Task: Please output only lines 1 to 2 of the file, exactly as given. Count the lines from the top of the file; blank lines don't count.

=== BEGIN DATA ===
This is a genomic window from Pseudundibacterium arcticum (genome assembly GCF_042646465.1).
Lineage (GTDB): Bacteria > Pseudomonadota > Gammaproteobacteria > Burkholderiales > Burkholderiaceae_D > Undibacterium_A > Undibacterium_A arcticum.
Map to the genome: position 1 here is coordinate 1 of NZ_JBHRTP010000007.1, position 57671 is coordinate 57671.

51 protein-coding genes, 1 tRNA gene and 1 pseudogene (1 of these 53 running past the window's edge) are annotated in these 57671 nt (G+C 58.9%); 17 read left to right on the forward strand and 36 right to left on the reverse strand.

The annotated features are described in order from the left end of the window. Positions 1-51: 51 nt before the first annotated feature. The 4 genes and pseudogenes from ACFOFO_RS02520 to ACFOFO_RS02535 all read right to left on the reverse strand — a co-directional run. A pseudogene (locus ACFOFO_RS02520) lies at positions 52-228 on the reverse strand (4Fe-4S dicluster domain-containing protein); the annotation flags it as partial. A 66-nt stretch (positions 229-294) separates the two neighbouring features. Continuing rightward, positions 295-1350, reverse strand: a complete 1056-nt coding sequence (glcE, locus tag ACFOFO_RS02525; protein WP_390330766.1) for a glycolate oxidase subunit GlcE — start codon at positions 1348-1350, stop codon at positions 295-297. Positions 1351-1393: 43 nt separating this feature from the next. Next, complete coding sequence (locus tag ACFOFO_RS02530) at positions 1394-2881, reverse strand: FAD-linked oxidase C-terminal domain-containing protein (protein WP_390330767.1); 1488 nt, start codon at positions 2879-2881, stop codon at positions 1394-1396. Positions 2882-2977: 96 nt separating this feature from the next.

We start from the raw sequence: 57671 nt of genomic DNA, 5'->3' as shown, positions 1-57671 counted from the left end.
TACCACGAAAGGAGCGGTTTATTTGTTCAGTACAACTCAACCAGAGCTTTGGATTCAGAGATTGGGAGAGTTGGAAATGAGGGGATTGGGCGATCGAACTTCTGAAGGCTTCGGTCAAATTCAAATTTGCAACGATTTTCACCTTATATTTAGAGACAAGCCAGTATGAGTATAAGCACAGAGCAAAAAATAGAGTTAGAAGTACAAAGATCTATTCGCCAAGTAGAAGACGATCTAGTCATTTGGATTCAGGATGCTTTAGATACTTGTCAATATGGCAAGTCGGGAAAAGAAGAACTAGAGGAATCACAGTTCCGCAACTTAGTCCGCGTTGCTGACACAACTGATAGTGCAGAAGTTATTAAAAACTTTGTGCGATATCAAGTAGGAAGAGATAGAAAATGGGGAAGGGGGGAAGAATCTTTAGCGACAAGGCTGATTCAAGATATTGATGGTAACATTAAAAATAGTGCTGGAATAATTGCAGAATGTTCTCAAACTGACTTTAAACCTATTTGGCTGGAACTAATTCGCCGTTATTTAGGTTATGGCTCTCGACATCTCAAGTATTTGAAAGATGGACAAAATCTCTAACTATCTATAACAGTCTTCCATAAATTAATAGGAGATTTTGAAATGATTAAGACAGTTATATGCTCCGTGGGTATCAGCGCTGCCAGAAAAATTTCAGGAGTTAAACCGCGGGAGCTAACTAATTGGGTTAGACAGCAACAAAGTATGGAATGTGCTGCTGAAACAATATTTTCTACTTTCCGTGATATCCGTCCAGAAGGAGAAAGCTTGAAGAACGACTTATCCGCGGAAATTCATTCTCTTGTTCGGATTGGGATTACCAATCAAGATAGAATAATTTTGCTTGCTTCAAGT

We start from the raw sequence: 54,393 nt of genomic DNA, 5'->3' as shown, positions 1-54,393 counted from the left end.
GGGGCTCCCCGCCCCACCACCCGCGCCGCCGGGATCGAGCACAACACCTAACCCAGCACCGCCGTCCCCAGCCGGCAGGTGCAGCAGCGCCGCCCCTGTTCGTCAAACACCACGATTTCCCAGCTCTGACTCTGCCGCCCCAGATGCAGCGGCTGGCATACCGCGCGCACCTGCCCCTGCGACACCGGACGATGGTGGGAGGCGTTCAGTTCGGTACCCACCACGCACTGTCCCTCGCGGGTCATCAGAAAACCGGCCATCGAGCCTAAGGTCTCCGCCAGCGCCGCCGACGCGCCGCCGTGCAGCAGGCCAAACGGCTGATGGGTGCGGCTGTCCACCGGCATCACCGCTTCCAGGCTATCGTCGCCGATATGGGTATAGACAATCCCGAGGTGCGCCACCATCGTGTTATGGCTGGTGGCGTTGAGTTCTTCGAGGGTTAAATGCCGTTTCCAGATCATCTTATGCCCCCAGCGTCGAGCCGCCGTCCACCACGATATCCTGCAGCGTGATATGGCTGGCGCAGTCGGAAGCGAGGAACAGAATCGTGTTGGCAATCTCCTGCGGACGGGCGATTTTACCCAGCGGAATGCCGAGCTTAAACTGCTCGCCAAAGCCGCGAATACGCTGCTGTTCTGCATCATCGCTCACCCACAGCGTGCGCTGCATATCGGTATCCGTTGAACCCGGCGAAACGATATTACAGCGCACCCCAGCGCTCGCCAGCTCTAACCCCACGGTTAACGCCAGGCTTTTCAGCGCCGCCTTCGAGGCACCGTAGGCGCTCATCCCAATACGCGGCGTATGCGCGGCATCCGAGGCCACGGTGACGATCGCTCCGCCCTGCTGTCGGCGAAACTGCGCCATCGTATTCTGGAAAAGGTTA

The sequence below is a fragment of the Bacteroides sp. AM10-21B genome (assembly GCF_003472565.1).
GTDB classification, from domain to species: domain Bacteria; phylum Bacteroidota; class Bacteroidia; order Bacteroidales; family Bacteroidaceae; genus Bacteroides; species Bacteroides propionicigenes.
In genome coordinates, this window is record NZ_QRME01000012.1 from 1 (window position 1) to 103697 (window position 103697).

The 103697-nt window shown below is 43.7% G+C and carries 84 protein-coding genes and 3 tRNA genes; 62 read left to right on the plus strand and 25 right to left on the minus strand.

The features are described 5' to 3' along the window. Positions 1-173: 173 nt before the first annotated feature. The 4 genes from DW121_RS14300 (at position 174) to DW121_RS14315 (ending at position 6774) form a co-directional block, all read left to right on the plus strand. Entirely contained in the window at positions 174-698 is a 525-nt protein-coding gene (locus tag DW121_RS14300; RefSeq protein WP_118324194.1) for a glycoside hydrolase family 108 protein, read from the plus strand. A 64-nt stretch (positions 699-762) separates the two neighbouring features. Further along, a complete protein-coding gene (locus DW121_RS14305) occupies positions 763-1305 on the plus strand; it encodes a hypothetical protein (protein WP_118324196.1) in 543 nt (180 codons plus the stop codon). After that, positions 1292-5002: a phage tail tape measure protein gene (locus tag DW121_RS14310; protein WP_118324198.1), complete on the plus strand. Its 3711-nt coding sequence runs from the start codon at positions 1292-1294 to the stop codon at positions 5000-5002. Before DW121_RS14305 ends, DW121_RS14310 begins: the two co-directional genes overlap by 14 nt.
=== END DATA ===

This is a genomic window from Pseudundibacterium arcticum (genome assembly GCF_042646465.1).
Lineage (GTDB): Bacteria > Pseudomonadota > Gammaproteobacteria > Burkholderiales > Burkholderiaceae_D > Undibacterium_A > Undibacterium_A arcticum.